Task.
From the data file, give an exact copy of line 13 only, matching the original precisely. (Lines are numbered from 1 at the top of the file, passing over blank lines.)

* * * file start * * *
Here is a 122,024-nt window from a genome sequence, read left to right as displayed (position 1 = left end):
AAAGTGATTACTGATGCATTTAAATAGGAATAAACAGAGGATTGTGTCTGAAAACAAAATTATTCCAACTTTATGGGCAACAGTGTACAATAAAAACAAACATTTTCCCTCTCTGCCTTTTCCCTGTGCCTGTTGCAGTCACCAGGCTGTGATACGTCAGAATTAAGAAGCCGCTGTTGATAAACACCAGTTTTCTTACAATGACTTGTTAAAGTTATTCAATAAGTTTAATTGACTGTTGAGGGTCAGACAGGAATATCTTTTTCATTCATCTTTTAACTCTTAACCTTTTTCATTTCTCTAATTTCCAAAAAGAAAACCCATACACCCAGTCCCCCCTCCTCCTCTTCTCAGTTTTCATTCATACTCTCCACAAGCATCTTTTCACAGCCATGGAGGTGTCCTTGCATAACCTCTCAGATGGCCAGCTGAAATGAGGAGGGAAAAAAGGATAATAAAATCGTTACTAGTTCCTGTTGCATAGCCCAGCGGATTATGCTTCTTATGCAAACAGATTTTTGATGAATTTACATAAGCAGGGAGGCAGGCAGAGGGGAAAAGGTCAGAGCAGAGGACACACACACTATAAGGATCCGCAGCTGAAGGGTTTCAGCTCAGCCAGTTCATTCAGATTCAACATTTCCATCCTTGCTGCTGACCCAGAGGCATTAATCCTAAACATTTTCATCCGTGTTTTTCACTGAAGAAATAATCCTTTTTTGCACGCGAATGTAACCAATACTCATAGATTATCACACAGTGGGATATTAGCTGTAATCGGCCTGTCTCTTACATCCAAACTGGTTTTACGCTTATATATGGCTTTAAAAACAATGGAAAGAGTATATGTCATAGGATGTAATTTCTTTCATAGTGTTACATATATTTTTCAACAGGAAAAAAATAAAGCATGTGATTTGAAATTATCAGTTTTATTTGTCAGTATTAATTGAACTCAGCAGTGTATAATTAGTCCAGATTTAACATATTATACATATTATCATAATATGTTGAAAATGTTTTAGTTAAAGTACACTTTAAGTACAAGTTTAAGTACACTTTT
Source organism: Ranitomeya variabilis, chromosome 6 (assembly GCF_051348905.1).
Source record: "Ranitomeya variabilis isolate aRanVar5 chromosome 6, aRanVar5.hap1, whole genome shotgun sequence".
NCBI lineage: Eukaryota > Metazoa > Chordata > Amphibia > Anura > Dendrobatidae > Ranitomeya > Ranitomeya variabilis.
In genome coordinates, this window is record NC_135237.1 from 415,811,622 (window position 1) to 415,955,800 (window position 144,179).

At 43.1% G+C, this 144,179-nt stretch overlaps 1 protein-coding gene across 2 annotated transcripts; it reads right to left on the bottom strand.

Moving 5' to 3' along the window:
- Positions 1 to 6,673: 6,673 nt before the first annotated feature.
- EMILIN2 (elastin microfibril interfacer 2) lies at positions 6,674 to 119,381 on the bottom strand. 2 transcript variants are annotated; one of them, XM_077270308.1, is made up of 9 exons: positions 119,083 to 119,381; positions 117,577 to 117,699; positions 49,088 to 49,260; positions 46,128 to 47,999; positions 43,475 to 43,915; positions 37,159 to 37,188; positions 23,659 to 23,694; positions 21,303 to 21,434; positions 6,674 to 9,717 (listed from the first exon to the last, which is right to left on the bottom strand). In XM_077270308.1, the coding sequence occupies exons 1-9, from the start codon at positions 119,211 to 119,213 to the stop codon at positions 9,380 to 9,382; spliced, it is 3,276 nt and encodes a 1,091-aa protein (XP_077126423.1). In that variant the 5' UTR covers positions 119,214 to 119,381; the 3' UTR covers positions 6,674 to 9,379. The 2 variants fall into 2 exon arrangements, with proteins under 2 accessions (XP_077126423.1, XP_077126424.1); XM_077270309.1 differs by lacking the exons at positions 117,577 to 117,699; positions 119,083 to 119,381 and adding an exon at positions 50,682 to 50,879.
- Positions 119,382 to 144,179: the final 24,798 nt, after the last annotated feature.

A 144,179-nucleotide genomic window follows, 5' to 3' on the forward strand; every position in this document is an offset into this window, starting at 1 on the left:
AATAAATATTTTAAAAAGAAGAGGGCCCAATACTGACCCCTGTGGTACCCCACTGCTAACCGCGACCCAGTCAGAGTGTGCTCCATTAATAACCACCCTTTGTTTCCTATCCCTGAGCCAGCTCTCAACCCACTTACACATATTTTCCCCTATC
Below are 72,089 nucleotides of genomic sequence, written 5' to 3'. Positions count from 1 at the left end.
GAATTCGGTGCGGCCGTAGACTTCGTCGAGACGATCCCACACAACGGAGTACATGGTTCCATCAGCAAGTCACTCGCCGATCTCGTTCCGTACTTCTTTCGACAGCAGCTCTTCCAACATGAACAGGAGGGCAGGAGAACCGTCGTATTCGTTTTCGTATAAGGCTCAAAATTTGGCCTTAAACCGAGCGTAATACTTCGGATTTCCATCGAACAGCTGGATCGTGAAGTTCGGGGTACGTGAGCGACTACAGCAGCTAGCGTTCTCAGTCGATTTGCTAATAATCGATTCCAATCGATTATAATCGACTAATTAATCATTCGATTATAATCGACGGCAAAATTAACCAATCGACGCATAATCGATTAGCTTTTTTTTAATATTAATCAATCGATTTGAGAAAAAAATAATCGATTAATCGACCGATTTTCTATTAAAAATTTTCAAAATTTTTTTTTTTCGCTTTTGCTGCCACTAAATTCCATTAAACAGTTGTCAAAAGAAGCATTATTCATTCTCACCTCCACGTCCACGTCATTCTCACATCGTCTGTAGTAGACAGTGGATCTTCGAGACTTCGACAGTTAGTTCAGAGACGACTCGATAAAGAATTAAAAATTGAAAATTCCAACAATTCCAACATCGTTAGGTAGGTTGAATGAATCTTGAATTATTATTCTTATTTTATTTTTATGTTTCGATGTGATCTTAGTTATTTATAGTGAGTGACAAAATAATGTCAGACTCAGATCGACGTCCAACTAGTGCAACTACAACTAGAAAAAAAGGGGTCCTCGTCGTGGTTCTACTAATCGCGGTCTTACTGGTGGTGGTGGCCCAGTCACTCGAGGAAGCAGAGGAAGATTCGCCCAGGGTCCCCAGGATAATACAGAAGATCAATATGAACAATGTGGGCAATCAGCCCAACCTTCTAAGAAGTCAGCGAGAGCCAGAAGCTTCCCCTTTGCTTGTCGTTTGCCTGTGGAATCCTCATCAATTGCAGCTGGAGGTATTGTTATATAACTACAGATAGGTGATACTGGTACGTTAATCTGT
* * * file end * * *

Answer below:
AATAAATATTTTAAAAAGAAGAGGGCCCAATACTGACCCCTGTGGTACCCCACTGCTAACCGCGACCCAGTCAGAGTGTGCTCCATTAATAACCACCCTTTGTTTCCTATCCCTGAGCCAGCTCTCAACCCACTTACACATATTTTCCCCTATC